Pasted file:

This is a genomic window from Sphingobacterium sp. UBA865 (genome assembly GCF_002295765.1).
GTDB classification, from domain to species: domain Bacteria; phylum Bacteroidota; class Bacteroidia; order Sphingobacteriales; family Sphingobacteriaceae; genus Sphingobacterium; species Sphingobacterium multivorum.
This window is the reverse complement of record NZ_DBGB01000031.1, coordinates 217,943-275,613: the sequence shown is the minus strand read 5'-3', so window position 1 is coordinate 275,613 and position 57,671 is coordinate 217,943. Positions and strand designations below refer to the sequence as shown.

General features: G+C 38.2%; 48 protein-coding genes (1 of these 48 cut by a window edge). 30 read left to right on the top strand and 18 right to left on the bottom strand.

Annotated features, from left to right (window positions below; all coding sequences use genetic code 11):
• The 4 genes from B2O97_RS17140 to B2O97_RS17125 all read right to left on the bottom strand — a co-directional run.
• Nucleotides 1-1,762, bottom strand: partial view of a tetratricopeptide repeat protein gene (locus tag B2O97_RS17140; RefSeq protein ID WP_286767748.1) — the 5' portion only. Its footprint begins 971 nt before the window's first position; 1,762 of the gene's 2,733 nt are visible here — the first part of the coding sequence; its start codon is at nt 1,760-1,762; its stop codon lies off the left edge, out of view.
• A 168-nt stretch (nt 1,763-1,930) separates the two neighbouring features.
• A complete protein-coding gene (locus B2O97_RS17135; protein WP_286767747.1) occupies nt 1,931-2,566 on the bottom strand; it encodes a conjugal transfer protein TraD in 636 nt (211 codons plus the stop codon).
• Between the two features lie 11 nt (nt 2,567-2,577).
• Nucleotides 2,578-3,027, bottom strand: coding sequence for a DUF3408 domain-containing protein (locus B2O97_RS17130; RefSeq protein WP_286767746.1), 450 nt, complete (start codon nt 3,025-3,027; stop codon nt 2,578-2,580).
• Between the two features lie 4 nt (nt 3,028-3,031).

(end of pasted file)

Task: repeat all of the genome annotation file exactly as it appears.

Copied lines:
This is a genomic window from Sphingobacterium sp. UBA865 (genome assembly GCF_002295765.1).
GTDB classification, from domain to species: domain Bacteria; phylum Bacteroidota; class Bacteroidia; order Sphingobacteriales; family Sphingobacteriaceae; genus Sphingobacterium; species Sphingobacterium multivorum.
This window is the reverse complement of record NZ_DBGB01000031.1, coordinates 217,943-275,613: the sequence shown is the minus strand read 5'-3', so window position 1 is coordinate 275,613 and position 57,671 is coordinate 217,943. Positions and strand designations below refer to the sequence as shown.

General features: G+C 38.2%; 48 protein-coding genes (1 of these 48 cut by a window edge). 30 read left to right on the top strand and 18 right to left on the bottom strand.

Annotated features, from left to right (window positions below; all coding sequences use genetic code 11):
• The 4 genes from B2O97_RS17140 to B2O97_RS17125 all read right to left on the bottom strand — a co-directional run.
• Nucleotides 1-1,762, bottom strand: partial view of a tetratricopeptide repeat protein gene (locus tag B2O97_RS17140; RefSeq protein ID WP_286767748.1) — the 5' portion only. Its footprint begins 971 nt before the window's first position; 1,762 of the gene's 2,733 nt are visible here — the first part of the coding sequence; its start codon is at nt 1,760-1,762; its stop codon lies off the left edge, out of view.
• A 168-nt stretch (nt 1,763-1,930) separates the two neighbouring features.
• A complete protein-coding gene (locus B2O97_RS17135; protein WP_286767747.1) occupies nt 1,931-2,566 on the bottom strand; it encodes a conjugal transfer protein TraD in 636 nt (211 codons plus the stop codon).
• Between the two features lie 11 nt (nt 2,567-2,577).
• Nucleotides 2,578-3,027, bottom strand: coding sequence for a DUF3408 domain-containing protein (locus B2O97_RS17130; RefSeq protein WP_286767746.1), 450 nt, complete (start codon nt 3,025-3,027; stop codon nt 2,578-2,580).
• Between the two features lie 4 nt (nt 3,028-3,031).